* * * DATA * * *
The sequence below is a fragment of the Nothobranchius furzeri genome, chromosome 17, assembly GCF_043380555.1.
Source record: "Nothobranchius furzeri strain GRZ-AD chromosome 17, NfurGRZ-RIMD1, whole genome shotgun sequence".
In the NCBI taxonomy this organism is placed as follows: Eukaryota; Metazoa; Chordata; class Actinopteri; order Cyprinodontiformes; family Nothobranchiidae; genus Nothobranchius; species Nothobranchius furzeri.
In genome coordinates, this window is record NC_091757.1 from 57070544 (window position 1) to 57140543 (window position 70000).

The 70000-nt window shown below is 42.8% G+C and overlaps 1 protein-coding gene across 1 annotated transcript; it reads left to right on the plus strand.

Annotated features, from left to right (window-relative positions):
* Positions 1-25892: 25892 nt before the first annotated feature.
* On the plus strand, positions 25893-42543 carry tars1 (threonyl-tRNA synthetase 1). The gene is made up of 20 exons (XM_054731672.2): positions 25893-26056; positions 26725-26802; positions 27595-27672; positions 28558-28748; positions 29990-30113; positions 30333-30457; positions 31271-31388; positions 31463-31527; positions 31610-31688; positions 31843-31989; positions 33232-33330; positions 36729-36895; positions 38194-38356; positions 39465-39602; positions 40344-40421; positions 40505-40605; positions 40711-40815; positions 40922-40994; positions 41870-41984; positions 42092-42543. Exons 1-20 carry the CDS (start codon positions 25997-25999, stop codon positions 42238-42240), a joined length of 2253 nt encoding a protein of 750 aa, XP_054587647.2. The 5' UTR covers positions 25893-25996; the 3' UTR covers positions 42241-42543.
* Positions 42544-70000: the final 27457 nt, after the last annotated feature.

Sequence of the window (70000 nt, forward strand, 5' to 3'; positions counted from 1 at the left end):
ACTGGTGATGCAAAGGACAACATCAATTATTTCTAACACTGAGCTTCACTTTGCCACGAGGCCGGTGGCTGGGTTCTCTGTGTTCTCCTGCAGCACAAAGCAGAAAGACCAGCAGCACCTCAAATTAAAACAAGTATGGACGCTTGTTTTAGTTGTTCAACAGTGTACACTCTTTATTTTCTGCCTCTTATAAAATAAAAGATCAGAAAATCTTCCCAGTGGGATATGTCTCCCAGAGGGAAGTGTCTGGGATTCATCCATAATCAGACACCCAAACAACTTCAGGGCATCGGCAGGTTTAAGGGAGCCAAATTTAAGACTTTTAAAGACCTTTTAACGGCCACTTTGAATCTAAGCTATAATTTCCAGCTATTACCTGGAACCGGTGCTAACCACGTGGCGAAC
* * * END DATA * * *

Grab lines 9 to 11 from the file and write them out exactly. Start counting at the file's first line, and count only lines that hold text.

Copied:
* Positions 42544-70000: the final 27457 nt, after the last annotated feature.

Sequence of the window (70000 nt, forward strand, 5' to 3'; positions counted from 1 at the left end):
ACTGGTGATGCAAAGGACAACATCAATTATTTCTAACACTGAGCTTCACTTTGCCACGAGGCCGGTGGCTGGGTTCTCTGTGTTCTCCTGCAGCACAAAGCAGAAAGACCAGCAGCACCTCAAATTAAAACAAGTATGGACGCTTGTTTTAGTTGTTCAACAGTGTACACTCTTTATTTTCTGCCTCTTATAAAATAAAAGATCAGAAAATCTTCCCAGTGGGATATGTCTCCCAGAGGGAAGTGTCTGGGATTCATCCATAATCAGACACCCAAACAACTTCAGGGCATCGGCAGGTTTAAGGGAGCCAAATTTAAGACTTTTAAAGACCTTTTAACGGCCACTTTGAATCTAAGCTATAATTTCCAGCTATTACCTGGAACCGGTGCTAACCACGTGGCGAAC